Stunden is a multi media artist that explores the reinventing and reapplication of a range of materials that are influenced by the context and relationships of the materials to a given project.
Eleanor Swogger is merchandise manager for Kraemer Yarns in Nazareth, PA. She works on development of new yarns and on color additions for existing yarns. She teaches at the Yarn Shop at Kraemer Textiles and at Tangled Yarns in Bethlehem, PA. Eleanor is also a sample knitter for Kathy Zimmerman and several other designers. Eleanor lived in western PA for 31 years and was active in Golden Dome and Laurel Highlands Knitting Guilds.
Stacey Trock is a spunky crocheter and knitter who has an affinity for stuffed animals. Stacey began crocheting at the very tender age of 6, and hasn’t stopped since… and she’s acquired more fiber arts (knitting, spinning, tatting and locker hooking) along the way!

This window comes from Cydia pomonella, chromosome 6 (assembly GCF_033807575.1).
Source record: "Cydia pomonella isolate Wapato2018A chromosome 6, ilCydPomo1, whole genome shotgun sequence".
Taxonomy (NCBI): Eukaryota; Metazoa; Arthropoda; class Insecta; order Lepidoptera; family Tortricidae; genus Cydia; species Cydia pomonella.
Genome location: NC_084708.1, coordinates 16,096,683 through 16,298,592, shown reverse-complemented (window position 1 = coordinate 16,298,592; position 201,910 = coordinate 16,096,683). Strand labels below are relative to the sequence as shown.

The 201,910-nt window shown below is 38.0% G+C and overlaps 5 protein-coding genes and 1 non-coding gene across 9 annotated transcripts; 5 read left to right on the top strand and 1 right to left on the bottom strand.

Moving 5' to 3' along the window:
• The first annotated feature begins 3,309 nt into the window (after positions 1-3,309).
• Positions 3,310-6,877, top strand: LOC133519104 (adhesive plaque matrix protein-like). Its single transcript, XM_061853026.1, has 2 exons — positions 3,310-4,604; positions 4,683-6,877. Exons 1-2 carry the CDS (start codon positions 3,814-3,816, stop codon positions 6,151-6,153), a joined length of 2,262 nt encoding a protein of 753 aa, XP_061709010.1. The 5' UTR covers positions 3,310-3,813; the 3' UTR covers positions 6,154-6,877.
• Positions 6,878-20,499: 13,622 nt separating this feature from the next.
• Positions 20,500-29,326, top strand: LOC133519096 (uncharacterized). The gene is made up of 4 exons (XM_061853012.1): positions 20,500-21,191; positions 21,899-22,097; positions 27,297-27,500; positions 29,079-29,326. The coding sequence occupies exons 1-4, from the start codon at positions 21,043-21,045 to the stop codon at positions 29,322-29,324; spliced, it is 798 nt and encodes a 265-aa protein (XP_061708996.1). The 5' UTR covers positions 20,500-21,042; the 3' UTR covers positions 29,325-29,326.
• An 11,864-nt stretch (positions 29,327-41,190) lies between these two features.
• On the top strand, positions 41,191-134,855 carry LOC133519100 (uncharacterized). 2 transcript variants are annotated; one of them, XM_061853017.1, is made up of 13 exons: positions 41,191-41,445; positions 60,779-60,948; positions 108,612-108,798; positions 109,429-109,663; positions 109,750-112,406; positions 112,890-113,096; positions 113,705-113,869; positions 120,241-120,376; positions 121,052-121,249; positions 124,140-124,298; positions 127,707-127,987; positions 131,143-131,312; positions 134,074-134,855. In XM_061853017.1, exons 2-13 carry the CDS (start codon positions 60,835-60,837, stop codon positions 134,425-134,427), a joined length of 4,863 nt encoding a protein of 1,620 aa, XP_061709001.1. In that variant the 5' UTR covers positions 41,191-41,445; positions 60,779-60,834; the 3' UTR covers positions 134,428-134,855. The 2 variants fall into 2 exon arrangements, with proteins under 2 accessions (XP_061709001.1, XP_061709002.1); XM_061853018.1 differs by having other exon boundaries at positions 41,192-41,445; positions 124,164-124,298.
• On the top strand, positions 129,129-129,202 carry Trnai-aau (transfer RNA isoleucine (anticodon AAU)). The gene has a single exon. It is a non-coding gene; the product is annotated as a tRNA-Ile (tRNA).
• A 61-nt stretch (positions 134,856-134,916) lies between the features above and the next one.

She’s the designer for FreshStitches Amigurumi and the author of Cuddly Crochet (2010) and Crocheted Softies (2011), two books that showcase her cuddly creations. Stacey’s (knitted) work has appeared in More Knitting in the Sun (Porter, 2011) and Knitty.com.
Aside from designing, Stacey is a blogger, a teacher, yogi and yarn-store employee. Basically… she doesn’t believe in idle moments!
Heidi Todd Kozar learned to knit as a young girl. She has designed professionally under the Embraceable Ewe label for more than 20 years. Heidi has been published in Interweave Knits, Knitter’s Magazine and Vogue Knitting. She has designed for Renaissance Yarns. She also sold exclusively designed children’s sweaters through various shops in New England and Pittsburgh. Last year, she designed and knit the sweaters worn by actress Elizabeth Banks in the new Russell Crowe film, The Next Three Days. She has taught throughout the US and is currently on the staff at Knit One in Pittsburgh.